URCS scale of humanitarian refugee task in northern Uganda, Bidi-bidi Camp

URCS scale of humanitarian refugee task in northern Uganda, Bidi-bidi Camp

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Sharing messages about good hygien A swathe of countryside in the north of Uganda is gradually turning into a vast refugee camp as hundreds of people every day – as many as 3,500 in a single 24-hour period – cross the border from South Sudan after renewed conflict there. The International Federation of Red Cross and Red Crescent Societies (IFRC) on 29 August launched an emergency appeal for nearly US$700,000 to support the Uganda Red Cross Society (URCS) in assisting 40,000 refugees over the next six months with safe water and sanitation, hygiene measures, emergency shelter, and health.

“The vast majority of people crossing into Uganda from South Sudan are women and children or people with special needs, such as the elderly and those with complex health issues,” said Andreas Sandin, IFRC operations coordinator for the region.

“After having travelled more than 400 kilometres from Juba, they arrive exhausted, hungry, and in need of shelter. With more families arriving daily, we need to ramp up our activities quickly.” Says Moses Alatawa, URCS Operations coordinator in Bidi-bidi refugee camp.

Up to 3,500 new arrivals a day are now being processed at the Bidibidi reception centre, in Yumbe district, more than 300 km north of the capital, Kampala, but not much more than walking distance from the border with South Sudan, where fighting has erupted between groups loyal to the president or vice-president. Uganda Red Cross volunteers are assisting with the registration of new arrivals, who come in on UNHCR buses and then disperse into the surrounding countryside, here seen from the air for the first time; the volunteers are also operating a bulk drinking-water plant and working to raise awareness of the crucial importance of hygiene and sanitation which is crucial in promoting good health for the refugees.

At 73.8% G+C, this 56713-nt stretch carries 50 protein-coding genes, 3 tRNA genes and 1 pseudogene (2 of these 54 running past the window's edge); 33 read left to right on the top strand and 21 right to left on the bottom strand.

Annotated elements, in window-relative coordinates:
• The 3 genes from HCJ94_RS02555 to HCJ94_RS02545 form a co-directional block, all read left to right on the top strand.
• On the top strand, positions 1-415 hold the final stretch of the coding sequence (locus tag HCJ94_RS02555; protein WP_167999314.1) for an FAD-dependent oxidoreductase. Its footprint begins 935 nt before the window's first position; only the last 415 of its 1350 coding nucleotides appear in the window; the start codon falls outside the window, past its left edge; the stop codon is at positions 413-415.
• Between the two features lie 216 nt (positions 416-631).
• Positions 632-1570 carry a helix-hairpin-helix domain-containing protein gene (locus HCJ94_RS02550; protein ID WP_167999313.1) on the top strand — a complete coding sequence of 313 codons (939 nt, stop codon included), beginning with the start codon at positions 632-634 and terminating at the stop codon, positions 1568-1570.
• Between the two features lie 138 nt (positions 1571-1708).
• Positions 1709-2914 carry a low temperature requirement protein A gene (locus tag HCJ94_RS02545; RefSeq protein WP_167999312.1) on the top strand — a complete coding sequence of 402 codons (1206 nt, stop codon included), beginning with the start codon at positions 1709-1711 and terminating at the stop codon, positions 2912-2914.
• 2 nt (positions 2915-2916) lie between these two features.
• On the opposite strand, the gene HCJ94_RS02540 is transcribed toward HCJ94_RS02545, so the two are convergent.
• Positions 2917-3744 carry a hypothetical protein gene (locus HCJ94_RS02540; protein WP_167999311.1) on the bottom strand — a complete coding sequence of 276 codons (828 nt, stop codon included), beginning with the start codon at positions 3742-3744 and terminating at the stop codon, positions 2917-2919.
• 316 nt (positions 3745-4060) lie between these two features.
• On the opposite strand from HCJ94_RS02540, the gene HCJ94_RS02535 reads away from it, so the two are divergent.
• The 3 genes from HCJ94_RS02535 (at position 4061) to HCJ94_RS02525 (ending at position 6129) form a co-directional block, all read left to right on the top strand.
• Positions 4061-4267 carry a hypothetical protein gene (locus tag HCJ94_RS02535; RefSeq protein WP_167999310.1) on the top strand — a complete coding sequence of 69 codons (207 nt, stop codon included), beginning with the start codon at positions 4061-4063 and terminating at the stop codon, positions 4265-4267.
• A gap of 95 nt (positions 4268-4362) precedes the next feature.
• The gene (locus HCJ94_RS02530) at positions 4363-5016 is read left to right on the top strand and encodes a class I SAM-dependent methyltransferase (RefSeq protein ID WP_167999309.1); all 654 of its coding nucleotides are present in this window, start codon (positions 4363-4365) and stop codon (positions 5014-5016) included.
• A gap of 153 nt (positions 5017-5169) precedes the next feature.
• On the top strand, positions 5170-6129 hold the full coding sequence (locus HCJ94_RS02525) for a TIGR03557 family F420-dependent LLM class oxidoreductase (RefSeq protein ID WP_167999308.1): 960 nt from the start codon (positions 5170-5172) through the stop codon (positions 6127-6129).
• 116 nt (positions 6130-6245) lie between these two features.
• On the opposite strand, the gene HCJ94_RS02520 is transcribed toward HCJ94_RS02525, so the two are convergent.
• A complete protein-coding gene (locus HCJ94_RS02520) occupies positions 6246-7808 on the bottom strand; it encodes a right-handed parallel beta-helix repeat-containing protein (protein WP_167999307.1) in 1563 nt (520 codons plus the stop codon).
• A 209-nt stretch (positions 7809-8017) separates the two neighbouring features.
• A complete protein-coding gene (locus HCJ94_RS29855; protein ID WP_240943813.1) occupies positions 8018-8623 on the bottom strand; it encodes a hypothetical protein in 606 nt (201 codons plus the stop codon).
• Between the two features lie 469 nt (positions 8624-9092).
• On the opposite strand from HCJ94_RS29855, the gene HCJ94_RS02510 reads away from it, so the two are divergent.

“It would not take much for a cholera outbreak to run rampant through the camp or extend into host communities.” said Dr Adinoyi Adeiza, IFRC health coordinator.

URCS volunteers say the headcount of people who have passed through the Bidibidi centre to date is 57,900. In late July, the URCS noted that its volunteers in the northern Uganda then were “working around the clock to support those in need, evacuating the injured, offering first aid to the wounded, and referring many others to nearby hospitals.

“In partnership with UNHCR, UNICEF, Office of the Prime Minister, URCS has been [helping register] new arrivals, transferring people from transit centres to settlement camps, preparing meals, supporting medical teams to vaccinate children for polio and measles, as well as carrying out tracing services...”

UNHCR estimated earlier this month that more than 100,000 people have fled South Sudan since fighting broke out in the capital, Juba, in early July. The World Food Programme meanwhile, is implementing an emergency operation to assist up to 80,000 South Sudanese refugees in northern Uganda.

“The appeal launched by IFRC will support URCS to address issues related to inadequate supply of water, limited access to health facilities as well as curb down out breaks of diarrheal diseases. We shall also support refugees set up shelters as way of giving them a decent life” says Gracious Kyagaba, the WASH Coordinator URCS – Camp operations.

URCS Contacts

Plot 551/555 Rubaga Road.
P.O. Box 494, Kampala Uganda.
Tel:     (256) 414 258701
Tel:     (256) 414 258702
Email: sgurcs@redcrossug.org

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